5 Minutes For Me – Maybe a Career For You

I would like to tell you a story that I experienced a few months ago. I recounted this story in one of the events organized by LinkedIn Local Montreal Women last March, where I was invited as a guest speaker.

This short story, besides the fact that I’m one of its protagonists, really caught the attention, and inspired many in the room, to the point where quite a good amount of people have asked to meet me as a result of this event. And as a bonus, it is a tangible example of what it is to be an Everyman Leader, a leadership role that’s accessible to all and that you can explore further in the article Of the 3 Leader Roles, Which One Are You Perfect For?.

It happened a few months back…

While I was still a manager in a company, I received a LinkedIn connection request from a complete stranger. She explained to me, in private messages, that she just moved to Canada from India, where she was born. She was looking for a job as a business analyst and asked me if we needed her services in my workplace.

I told her that I couldn’t help her with such a position in my company, but that I would be pleased to put her in relation with some recruiters from Montreal who could help her a lot more than I could myself.

*badang*

Even though she lived in Toronto (she was ready to move anywhere in Canada), I almost heard her fall from her chair from where I was sitting.

“Why are you helping me?”, she asks.

She specifies: “I have more than 2000 people in my network, I have contacted dozens of recruiters and managers, and you are the first who one does not just answer me in the negative, but also offers to help me.”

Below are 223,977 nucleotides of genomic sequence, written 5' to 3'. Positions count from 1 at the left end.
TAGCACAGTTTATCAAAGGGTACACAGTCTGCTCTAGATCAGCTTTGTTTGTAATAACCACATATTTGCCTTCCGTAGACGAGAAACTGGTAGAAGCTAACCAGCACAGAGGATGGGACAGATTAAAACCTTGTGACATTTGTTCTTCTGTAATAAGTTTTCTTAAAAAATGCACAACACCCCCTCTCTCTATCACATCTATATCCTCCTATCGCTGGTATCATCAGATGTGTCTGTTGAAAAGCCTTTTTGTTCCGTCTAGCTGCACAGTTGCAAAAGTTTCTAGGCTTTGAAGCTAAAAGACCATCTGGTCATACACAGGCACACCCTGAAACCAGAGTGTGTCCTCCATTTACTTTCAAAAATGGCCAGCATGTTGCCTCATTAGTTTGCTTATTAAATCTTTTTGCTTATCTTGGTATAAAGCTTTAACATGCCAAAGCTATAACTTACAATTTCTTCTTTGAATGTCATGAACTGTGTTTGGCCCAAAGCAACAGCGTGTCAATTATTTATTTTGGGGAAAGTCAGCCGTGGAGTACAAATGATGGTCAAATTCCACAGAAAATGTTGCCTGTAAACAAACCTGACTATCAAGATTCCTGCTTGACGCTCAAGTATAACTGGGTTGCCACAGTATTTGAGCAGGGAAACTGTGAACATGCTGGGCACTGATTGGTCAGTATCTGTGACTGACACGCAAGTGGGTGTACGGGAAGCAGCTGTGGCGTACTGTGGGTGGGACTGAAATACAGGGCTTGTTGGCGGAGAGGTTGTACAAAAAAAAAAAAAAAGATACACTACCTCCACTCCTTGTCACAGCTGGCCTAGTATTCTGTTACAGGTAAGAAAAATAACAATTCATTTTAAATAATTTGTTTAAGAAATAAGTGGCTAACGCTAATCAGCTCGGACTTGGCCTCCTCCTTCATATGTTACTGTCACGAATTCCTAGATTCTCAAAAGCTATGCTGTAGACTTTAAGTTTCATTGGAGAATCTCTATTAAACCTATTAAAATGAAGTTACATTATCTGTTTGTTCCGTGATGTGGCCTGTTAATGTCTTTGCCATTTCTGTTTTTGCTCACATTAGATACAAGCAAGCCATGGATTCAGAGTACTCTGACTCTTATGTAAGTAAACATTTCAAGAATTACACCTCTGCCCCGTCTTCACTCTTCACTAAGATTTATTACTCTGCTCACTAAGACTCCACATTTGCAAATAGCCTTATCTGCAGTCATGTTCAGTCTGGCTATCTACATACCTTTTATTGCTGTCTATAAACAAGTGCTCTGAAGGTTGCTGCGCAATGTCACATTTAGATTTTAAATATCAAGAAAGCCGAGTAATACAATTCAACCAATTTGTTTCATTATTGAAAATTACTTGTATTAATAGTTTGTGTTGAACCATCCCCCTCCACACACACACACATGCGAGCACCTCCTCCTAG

I realized that I was simply acting the way I would like others to act with me if I were in her situation. It is not more complicated than that. I was surprised that she was surprised.

To answer her question …

“It’s five minutes in my day. But to you, right now, it means the world, and maybe even a career. Who am I to deprive you of this?”

She asked me what she could offer me in return. I simply told her to take 5 minutes, as soon as she could, to help someone in turn.

Being an Everyman Leader isn’t rocket science

Whenever people say they are not leaders, they are usually Everyman Leaders. You know, those people who will sometimes take a few minutes to help you, and who end up making your day? They are the ones. They are not always aware of their leadership.

It’s a leadership style that you can develop. I like to compare it to going to the gym or brushing your teeth. No one gets in shape by going to the gym a single day in the year, and you don’t avoid having cavities by brushing your teeth for 24 hours straight once a year. A few minutes a day are enough. The same goes to become an Everyman Leader.

The trick is pretty simple. It’s about being vigilant and trying to find opportunities for helping someone. It can be anything: lend a book, send a video, help someone to do something, or, as in my story, introduce someone to people who could help them better than you could.

We become a good Everyman Leader the day we succeed in creating opportunities to help people before they ask for it. Sometimes even before they think they need help.